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Evergreen’s demise leaves two insurers on Md. health exchange

Evergreen’s demise leaves two insurers on Md. health exchange

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Dr. Peter Beilenson, the founder and CEO of Evergreen Health Co-Op. (The Daily Record/Maximilian Franz)
Dr. Peter Beilenson, the founder and CEO of Evergreen Health Co-Op. (The Daily Record/Maximilian Franz)

Maryland’s individual health exchange will only have two insurers next year after a deal to buy Evergreen Health fell apart this week, leading the state’s insurance regulator to freeze its assets.

Anne Arundel Health System, LifeBridge Health and JARS Health Investors received approval from the Maryland Insurance Administration last month to purchase Evergreen as it converted from an Affordable Care Act co-op into a for-profit insurance company. But the investors said they had “serious concerns” about the insurer’s financial situation and decided to step away from the deal.

“Given this new information, as well as our fiscal responsibilities to our own organizations, we made the difficult decision that we could not move forward with this acquisition,” said Neil Meltzer, president and CEO of LifeBridge Health, in a statement. “We are truly disappointed as we had high hopes that we would be able to offer a stronger and more integrated health insurance option to Marylanders.”

New projections about the risk adjustment payments projected to be owed by Evergreen, in addition to the past payments that caused Evergreen to convert to a for-profit insurer in the first place, were the big problem, said Maryland Insurance Commissioner Al Redmer, Jr. Last year, Evergreen was ordered to pay $22 million in risk adjustment.

“The first nail in the coffin was the payment from last year,” Redmer said. “Nail No. 2, the final nail, was the risk adjustment from this year.”

Redmer on Thursday issued an administrative order “prohibiting Evergreen Health from making any disbursement, payment or transfer of assets without prior approval of the Commissioner.”

The insurance administration said the order was a preliminary step to placing the company in receivership. The order also prohibits Evergreen from entering the individual exchange for the open enrollment period beginning Nov. 1.

“There’s no way to sugarcoat it. Evergreen is not going to be accepting at this point any new business,” Redmer said. “Less competition is bad. More competition is good. There’s no way you can paint this as anything but disappointing at best.”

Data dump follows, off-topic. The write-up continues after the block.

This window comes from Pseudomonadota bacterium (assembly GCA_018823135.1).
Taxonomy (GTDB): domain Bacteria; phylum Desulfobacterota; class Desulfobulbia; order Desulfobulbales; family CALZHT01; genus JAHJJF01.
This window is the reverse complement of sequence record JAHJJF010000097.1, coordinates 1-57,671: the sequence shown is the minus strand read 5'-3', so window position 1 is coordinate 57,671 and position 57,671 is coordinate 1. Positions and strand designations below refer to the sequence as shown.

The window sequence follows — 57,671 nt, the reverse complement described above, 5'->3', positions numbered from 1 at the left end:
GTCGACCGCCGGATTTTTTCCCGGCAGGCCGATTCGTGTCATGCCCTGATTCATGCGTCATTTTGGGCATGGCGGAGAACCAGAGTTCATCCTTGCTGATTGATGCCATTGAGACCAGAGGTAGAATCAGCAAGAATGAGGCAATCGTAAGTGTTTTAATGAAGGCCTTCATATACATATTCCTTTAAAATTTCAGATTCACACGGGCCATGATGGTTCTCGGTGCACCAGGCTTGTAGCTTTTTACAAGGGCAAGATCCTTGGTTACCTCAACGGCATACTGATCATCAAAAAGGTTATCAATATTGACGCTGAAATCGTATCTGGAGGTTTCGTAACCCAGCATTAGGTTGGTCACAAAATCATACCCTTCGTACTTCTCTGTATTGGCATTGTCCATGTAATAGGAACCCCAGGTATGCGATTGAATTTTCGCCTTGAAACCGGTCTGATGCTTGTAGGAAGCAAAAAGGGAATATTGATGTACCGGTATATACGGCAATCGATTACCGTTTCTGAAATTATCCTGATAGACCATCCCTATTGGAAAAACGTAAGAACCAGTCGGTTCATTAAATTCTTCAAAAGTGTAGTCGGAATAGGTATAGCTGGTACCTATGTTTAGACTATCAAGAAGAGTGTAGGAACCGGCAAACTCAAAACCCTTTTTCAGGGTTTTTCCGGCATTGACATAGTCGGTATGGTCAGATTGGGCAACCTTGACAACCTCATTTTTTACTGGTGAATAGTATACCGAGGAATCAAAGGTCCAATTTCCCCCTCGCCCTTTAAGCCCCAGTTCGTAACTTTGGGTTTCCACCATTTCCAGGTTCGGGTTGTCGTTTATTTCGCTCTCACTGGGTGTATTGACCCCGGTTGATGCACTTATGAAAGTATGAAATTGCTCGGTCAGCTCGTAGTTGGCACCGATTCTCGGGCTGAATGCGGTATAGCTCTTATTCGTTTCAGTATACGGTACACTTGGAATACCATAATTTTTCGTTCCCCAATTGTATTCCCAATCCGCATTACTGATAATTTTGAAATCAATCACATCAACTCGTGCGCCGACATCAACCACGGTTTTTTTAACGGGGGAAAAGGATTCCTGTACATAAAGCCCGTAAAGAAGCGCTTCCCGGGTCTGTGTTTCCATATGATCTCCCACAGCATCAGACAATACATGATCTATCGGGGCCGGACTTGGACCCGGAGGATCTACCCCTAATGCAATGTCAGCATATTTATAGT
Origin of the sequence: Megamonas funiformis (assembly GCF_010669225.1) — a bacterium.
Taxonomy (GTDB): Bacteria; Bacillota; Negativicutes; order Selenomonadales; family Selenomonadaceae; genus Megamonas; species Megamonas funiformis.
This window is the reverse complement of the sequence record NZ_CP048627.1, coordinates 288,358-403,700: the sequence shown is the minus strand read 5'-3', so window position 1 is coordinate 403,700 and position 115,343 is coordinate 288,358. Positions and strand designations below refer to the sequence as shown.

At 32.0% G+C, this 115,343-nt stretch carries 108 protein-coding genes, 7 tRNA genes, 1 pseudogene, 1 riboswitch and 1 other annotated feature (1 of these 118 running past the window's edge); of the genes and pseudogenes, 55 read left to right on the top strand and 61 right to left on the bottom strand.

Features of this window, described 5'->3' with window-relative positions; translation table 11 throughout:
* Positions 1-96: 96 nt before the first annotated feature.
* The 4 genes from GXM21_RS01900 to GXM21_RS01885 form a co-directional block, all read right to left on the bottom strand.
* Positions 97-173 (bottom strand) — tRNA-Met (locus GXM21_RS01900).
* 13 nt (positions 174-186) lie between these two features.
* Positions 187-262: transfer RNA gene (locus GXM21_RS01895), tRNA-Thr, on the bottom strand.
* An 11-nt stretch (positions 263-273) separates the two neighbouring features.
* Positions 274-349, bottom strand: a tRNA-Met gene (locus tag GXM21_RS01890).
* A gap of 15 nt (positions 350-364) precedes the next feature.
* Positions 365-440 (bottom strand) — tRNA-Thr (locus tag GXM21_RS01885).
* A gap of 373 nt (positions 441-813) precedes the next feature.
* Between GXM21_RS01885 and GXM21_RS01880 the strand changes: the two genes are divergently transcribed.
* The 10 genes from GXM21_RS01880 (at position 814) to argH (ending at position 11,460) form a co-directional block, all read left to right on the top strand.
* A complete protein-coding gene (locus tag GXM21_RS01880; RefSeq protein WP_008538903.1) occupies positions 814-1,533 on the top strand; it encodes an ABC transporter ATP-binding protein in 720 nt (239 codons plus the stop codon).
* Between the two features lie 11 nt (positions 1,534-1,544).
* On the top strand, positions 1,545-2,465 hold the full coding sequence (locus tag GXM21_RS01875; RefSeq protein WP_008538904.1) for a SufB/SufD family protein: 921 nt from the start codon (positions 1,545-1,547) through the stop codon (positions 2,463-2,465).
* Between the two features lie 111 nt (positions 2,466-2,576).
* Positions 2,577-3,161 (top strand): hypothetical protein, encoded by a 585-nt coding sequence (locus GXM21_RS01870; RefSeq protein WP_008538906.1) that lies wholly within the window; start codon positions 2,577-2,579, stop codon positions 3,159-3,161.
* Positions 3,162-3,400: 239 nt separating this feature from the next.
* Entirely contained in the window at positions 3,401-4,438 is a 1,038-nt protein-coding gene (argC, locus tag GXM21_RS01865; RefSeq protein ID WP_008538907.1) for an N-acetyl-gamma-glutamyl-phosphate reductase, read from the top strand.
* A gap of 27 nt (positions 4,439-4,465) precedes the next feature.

He said Evergreen policyholders should continue to pay their premiums to ensure coverage. Because Evergreen was out of the individual market while it was in the conversion process, all of its current members are on employer plans. Those plans cannot be renewed, but Evergreen will continue to pay out claims.

Once-bright hopes

The developments were an abrupt about-face from this spring, when the announcement of a team of investors and a shift to become a for-profit insurer left Evergreen poised to return to Maryland’s individual health exchange next year.

“I’m saddened that what was a national model — aligning an insurer with a system of primary care offices — will not continue to be an option for Maryland consumers,” said Dr. Peter Beilenson, Evergreen’s CEO and founder.

“This was an important competitor on the marketplace and another option for people going on and off the exchange, so it will be less competition, which is obviously not good for Maryland consumers,” Beilenson said.

With Evergreen out of the market, only CareFirst and Kaiser will have plans available on the individual health exchange next year.

The investors said they still want to bring a provider-sponsored health plan to Maryland, and Redmer left the door open for Evergreen’s assets to become part of a new insurer in the state. He compared the receivership Evergreen will enter to bankruptcy, allowing a new company or group of investors to come in and build from the remains of Evergreen.

A new insurer in Maryland would have to spend millions of dollars to build a provider network and set up a distribution network, all before it could sign its first contract. But with Evergreen’s assets in place, that groundwork has already been completed.

“That’s an attractive way to grow your business,” Redmer said. “(A new insurer would) immediately have a provider network, a computer system in place, qualified trained employees, a brokered network for distribution and thousands of automatic clients.”

Redmer also said he’s had some preliminary talks with other insurance companies about joining the Maryland market, including Oscar Health, which has helped fill holes in other markets.

“There are a few young startup health insurers with venture capital money that have expanded in different areas,” Redmer said. “This could prove to be an easy access into a market by acquiring an existing company.”



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